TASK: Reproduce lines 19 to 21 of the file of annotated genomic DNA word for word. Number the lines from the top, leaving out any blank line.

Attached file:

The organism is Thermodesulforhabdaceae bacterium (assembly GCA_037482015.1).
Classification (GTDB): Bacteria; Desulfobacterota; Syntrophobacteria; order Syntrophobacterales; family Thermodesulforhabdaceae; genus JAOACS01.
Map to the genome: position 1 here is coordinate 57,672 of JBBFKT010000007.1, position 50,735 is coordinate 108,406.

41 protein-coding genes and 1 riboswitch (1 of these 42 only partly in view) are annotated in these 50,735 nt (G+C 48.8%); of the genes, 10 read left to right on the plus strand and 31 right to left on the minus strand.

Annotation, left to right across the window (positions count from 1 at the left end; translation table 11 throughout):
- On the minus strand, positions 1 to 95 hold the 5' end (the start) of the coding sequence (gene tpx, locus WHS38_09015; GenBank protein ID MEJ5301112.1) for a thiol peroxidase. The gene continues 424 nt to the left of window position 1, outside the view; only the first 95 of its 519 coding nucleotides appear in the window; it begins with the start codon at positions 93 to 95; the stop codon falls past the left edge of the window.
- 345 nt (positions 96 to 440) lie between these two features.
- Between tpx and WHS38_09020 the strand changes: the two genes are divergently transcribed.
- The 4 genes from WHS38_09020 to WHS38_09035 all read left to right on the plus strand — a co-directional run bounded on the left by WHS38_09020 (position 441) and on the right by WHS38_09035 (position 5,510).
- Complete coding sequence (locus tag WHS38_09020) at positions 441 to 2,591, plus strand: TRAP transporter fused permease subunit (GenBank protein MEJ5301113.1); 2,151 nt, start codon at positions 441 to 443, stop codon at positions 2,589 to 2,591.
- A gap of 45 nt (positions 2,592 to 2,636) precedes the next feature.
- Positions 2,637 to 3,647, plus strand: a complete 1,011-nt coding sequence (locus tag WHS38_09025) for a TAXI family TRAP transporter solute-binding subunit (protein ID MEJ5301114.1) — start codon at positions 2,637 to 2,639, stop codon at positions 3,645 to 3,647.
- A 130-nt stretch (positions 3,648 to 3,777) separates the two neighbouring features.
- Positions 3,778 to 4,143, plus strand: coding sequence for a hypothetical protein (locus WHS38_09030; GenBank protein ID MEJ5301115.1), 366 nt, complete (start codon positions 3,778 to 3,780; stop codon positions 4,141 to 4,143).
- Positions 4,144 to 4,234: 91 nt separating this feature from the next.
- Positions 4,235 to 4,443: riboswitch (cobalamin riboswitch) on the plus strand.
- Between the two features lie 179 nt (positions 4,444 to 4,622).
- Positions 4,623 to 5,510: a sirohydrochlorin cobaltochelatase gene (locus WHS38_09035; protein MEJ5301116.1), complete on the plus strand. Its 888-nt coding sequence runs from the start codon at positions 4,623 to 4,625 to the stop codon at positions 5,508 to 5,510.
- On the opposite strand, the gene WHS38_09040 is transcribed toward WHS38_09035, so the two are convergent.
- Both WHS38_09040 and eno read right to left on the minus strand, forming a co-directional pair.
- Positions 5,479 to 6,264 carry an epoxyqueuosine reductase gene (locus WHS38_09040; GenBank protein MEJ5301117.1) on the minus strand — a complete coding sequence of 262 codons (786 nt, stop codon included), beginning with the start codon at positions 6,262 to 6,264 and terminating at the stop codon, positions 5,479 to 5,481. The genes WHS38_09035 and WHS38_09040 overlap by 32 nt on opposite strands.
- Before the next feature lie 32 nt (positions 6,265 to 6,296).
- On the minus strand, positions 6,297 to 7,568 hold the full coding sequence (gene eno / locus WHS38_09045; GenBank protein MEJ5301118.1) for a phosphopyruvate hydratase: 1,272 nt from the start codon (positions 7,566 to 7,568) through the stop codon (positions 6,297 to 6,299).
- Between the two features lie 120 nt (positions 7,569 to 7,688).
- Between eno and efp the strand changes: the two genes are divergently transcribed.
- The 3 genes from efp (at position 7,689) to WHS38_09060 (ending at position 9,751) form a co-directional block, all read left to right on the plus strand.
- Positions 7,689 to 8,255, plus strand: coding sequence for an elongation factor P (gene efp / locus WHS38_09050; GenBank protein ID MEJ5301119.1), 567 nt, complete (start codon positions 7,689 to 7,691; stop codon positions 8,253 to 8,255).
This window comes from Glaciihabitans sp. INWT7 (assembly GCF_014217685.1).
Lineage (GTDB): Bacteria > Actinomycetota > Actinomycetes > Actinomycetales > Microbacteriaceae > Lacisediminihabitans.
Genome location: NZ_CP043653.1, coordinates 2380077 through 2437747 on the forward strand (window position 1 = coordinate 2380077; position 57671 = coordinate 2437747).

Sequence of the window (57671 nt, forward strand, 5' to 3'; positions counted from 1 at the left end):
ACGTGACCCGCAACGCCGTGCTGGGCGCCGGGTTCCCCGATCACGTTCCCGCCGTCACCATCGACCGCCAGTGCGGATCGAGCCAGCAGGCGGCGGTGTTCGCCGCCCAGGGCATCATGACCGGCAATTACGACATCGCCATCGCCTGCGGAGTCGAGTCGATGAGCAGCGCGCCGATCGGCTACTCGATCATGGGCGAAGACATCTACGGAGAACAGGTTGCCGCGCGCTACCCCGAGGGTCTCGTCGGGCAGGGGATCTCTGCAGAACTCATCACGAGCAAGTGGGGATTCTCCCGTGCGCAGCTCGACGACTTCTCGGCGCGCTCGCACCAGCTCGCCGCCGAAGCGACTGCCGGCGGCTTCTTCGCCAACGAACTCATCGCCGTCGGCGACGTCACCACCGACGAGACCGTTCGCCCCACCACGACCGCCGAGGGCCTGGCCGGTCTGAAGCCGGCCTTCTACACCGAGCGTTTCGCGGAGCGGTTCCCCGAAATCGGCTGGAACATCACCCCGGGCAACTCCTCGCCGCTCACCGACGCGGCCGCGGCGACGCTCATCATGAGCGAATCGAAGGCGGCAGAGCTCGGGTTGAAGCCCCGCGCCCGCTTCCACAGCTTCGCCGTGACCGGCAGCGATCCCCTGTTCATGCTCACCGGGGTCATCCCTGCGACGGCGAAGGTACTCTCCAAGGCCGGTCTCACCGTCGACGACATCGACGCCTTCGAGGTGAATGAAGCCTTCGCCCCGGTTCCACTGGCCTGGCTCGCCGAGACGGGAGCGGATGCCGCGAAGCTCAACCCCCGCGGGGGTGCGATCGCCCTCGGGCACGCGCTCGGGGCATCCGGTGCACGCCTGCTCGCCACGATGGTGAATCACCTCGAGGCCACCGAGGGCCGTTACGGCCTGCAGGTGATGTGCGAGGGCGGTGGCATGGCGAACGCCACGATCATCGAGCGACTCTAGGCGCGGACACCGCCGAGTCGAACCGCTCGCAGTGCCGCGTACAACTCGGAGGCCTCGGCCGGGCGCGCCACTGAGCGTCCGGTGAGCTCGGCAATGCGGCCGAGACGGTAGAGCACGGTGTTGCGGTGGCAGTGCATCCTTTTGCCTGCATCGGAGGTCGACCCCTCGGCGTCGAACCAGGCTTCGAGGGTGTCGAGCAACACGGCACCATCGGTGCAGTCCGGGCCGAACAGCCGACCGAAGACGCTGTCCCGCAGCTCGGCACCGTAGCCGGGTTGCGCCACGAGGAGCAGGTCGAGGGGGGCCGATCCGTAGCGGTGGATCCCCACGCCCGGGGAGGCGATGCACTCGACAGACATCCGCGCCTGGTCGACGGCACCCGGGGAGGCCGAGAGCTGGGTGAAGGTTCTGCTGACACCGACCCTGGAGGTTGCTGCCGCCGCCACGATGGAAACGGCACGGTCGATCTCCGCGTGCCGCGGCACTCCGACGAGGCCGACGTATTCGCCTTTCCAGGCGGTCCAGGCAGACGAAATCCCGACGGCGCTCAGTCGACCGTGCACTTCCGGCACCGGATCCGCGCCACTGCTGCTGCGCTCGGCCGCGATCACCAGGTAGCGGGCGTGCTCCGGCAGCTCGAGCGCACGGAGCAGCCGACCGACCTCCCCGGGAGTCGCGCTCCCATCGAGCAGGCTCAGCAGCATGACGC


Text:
- On the opposite strand, the gene WHS38_09040 is transcribed toward WHS38_09035, so the two are convergent.
- Both WHS38_09040 and eno read right to left on the minus strand, forming a co-directional pair.
- Positions 5,479 to 6,264 carry an epoxyqueuosine reductase gene (locus WHS38_09040; GenBank protein MEJ5301117.1) on the minus strand — a complete coding sequence of 262 codons (786 nt, stop codon included), beginning with the start codon at positions 6,262 to 6,264 and terminating at the stop codon, positions 5,479 to 5,481. The genes WHS38_09035 and WHS38_09040 overlap by 32 nt on opposite strands.